If you've paid any sort of regular attention to websites like AutoblogGreen over the past four years, the movie Revenge of the Electric Car will feel awfully familiar. Many of the events in the film were written about at the time on these pages, so it's fair to say that none of our long-term readers will need any spoiler warnings for this article. What director Chris Paine has done here is whittle down years of plug-in vehicle progress into a compelling story that succinctly shows why electric c
It's not often that documentaries breed sequels, but if ever a nonfiction film deserved to have a part two, this is it. "Revenge of the Electric Car" is the sequel to director Chris Paine's 2006 documentary, "Who Killed the Electric Car."
We interviewed Paine in Translogic Episode 3.4, but he didn't give us much in the way of specifics about the new film. Thanks to the new trailer, however, we've finally got a better idea of how it plays out. Scheduled for release in Spring 2011, the "Revenge o
Plug In America has played a serious role in the re-emergence of the electric vehicle over the past – um, how long now? oh, yeah – five years. To celebrate, the "motley crew" of activists who were fed up with putting gasoline into their cars is holding a fifth anniversary party this coming weekend in Los Angeles (details here). We look forward to seeing the group's "Gas Vs. Electric" videos that will be unveiled there.
It makes sense that filmmaker Chris Paine (of Who Killed The Electric Car? fame) would appear at the Driving Sustainability conference via online video. Paine appeared on a panel that discussed the benefits and challenges of transformative technologies. If any tech is transformative, electric vehicles (EVs) certainly are.
Remember the documentary "Who killed the Electric Car?" Director Chris Paine created the film in 2005 and 2006 to bemoan the decision of some automakers to kill off their electric car programs. It's now five years later and Paine and company are back with a vengeance videotaping "Revenge of the Electric Car."
Bill Nye, "The Science Guy," Jessie Deeter, the producer of Who Killed The Electric Car? and Revenge of the Electric Car, and our own Chelsea Sexton took to the stage at the close of public night at the Plug-in 2010 Conference. With this line-up, it was more than 66 percent the same as last year, when Nye, Sexton and Electric Car director Chris Paine answered audience questions. Given the "preaching to the choir," audience-led nature of the event, we thought there would probably be a lot of read
We imagine just about anyone whose heart is still beating would be excited about their Tesla Roadster arriving factory fresh and being mere hours away from pure driving bliss. Perhaps none more so than the filmmaker whose first electric auto, an EV1 that he drove and cherished for 5 years, needlessly met its end in a cruel car crushing catastrophe. Yes, Chris Paine, the man behind the "Who Killed the Electric Car" documentary, will officially be handed the keys to his 4-wheeled silver hotness at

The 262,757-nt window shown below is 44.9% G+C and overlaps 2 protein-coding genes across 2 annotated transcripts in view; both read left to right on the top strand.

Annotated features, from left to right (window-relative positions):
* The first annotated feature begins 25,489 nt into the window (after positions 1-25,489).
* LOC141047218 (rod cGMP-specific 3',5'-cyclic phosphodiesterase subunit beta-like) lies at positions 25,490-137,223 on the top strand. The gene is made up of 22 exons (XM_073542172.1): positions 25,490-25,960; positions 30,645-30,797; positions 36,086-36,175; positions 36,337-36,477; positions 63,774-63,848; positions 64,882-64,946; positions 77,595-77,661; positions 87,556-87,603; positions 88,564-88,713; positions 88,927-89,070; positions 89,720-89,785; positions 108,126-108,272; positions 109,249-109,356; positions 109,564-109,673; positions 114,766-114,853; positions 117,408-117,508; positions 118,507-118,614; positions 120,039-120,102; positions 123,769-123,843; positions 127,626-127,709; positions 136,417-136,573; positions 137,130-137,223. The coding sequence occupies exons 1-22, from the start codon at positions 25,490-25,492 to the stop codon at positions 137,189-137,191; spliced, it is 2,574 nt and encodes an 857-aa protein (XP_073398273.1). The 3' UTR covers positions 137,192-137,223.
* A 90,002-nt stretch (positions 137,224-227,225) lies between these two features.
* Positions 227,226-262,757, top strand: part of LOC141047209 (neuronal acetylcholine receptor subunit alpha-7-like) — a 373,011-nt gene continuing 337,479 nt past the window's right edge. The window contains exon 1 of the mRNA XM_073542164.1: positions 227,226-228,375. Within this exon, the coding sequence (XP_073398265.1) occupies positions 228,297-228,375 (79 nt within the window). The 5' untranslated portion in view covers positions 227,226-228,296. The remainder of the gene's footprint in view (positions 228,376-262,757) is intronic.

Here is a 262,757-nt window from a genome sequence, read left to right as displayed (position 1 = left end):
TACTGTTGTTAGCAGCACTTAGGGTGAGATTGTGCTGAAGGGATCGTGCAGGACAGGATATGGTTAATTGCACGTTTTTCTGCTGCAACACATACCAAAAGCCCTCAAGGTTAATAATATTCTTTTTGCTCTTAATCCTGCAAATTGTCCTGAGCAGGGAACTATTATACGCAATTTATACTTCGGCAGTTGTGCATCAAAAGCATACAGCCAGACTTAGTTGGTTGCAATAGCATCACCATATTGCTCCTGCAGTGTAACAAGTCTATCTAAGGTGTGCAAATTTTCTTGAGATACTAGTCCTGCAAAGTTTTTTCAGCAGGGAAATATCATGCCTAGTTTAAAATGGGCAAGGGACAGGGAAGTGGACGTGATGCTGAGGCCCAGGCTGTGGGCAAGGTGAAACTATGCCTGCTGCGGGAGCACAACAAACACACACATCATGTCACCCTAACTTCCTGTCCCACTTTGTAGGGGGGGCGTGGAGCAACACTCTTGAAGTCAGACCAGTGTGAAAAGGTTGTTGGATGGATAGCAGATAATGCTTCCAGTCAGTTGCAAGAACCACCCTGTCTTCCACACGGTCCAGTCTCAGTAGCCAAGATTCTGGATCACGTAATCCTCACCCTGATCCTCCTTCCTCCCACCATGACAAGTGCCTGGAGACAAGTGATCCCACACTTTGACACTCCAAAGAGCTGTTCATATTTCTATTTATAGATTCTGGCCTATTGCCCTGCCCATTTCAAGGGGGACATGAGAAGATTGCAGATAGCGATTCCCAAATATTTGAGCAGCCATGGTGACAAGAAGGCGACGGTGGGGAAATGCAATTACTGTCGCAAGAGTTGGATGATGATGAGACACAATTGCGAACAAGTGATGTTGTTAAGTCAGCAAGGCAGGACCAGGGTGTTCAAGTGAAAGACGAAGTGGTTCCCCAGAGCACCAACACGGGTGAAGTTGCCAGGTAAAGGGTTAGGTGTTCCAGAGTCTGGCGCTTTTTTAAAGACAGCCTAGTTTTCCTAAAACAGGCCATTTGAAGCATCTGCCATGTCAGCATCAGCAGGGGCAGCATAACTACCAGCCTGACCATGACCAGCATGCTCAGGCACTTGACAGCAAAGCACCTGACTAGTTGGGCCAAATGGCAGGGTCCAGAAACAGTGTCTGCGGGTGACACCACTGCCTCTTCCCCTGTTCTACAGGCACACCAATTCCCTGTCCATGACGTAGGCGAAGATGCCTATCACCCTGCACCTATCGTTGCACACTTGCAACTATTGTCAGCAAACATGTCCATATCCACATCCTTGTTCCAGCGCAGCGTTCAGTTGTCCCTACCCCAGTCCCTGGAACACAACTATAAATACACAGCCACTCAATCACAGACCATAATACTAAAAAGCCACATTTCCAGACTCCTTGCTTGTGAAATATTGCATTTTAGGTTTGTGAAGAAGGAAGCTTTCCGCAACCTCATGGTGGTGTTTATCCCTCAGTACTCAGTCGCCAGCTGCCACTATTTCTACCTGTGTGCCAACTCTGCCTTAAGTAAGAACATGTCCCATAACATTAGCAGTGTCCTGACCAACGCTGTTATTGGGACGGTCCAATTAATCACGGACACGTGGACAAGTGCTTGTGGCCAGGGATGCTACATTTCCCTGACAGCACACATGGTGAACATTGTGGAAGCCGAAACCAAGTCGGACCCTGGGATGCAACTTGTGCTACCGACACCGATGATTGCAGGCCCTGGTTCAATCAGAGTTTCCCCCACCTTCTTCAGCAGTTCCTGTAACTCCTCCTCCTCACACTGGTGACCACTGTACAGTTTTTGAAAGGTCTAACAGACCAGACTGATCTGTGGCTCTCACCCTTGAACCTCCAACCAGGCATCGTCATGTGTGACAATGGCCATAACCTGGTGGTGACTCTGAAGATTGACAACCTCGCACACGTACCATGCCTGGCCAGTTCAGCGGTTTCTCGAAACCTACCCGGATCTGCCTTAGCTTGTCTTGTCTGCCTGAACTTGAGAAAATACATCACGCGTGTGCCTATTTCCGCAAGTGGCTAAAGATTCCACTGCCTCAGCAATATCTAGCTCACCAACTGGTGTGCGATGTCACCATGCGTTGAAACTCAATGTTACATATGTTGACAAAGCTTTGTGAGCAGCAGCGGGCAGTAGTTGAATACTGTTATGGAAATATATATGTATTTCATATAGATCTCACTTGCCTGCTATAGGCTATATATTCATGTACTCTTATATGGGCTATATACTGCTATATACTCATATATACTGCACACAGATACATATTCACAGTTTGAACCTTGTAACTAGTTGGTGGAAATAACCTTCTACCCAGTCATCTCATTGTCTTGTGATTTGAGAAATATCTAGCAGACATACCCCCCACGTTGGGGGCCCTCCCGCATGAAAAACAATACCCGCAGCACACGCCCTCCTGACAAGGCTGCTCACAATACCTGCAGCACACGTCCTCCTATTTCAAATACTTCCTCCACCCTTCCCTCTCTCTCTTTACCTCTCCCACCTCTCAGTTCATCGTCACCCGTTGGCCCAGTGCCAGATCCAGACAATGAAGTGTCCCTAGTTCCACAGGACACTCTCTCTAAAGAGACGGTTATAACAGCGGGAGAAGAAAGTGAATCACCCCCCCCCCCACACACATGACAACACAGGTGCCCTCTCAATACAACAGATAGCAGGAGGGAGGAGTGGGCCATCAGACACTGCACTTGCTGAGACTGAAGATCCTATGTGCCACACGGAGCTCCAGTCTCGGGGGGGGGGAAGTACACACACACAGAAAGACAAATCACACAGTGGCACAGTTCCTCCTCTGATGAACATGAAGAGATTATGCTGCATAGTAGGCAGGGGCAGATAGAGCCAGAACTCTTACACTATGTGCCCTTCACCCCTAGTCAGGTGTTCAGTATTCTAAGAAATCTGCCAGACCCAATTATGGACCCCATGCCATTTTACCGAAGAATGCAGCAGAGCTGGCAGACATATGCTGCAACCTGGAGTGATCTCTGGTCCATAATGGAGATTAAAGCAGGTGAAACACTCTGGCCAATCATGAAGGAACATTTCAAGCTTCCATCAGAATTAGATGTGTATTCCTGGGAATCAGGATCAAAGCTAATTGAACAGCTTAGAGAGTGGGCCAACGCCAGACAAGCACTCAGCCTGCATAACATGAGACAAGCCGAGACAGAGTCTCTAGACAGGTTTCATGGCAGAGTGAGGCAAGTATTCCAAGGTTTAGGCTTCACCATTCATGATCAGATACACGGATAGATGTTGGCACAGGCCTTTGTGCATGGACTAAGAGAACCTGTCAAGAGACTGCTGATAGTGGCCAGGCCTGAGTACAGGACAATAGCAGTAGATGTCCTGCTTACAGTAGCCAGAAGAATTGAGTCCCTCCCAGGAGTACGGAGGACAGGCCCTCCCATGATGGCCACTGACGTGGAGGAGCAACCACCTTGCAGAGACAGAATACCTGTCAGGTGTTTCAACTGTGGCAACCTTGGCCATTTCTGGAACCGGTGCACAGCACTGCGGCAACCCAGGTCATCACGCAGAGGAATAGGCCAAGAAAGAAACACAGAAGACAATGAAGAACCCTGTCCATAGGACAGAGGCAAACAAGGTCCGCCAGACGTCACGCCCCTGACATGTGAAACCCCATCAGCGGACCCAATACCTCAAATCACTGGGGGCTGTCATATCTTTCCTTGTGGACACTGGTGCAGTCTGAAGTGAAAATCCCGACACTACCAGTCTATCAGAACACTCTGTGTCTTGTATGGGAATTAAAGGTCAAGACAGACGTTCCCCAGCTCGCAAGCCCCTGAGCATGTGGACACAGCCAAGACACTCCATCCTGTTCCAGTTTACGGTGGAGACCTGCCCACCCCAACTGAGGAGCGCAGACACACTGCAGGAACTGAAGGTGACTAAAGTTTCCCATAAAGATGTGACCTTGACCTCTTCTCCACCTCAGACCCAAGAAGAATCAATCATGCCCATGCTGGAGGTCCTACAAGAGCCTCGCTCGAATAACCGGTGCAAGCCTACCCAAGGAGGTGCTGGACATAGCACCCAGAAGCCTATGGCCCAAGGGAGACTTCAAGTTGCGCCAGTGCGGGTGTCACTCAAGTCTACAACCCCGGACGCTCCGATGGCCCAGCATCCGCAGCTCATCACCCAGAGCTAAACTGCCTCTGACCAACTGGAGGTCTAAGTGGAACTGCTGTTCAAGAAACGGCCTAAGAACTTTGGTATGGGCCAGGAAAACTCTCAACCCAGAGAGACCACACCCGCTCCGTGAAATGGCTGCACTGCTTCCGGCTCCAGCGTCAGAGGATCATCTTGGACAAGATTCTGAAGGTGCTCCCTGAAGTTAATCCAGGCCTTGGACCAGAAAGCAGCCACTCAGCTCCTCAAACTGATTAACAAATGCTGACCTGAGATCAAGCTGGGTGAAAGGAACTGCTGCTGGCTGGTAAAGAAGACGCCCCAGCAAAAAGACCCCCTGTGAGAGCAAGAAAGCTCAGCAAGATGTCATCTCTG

it may not be the most original take on the question of why we don't have a robust EV infrastructure in America today, but Michael Kanellos's post over on CNET on just who killed the electric car is nonetheless a very good read.
Chris Paine, writer and director of "Who Killed the Electric Car," is a finalist for a Writer's Guild of America award. He was nominated in the documentary category and joins four other finalists. A total of 35 writers were under consideration. The winner will be announced February 11 at the WGA Awards ceremony. The nominating committee for the Academy Awards passed on Paine's documentary late last year.
Will historians mark post-Katrina and the resulting high gas prices the return of the electric car? That may be what EV supporters are hoping. As gas prices continue to remain high and "Who Killed the Electric Car?" still on many people's 'Must See' list, supporters are parking their EVs in front or near theaters to answer questions and pass out flyers to continue sparks of interest from the public.
You don't have to spend much time talking with Chelsea Sexton to realize she is passionate about electric vehicles. Sexton has been part of the EV debate that started in the 1990s with the debut of General Motor's first mass-production all-electric vehicle, the EV1. Sexton worked for GM, leasing the EV1 to customers and working on marketing strategies, until late 2001, when she was laid off and GM stopped the EV1 program. The EV1's story is told in the new film "Who Killed The Electric Car?", wh
Getting ready for the new documentary "Who Killed The Electric Car?" that is coming to theatres this summer, the PBS program NOW dedicates its show this week to discussing the film and electric cars in general. This page gives a brief description of the show itself and here's a good timeline on the history of electric cars (going back to 1832!). Also, actress Alexandra Paul talks about leasing the first EV1 (GM's electric vehicle that is the main topic of the film) that was made available to the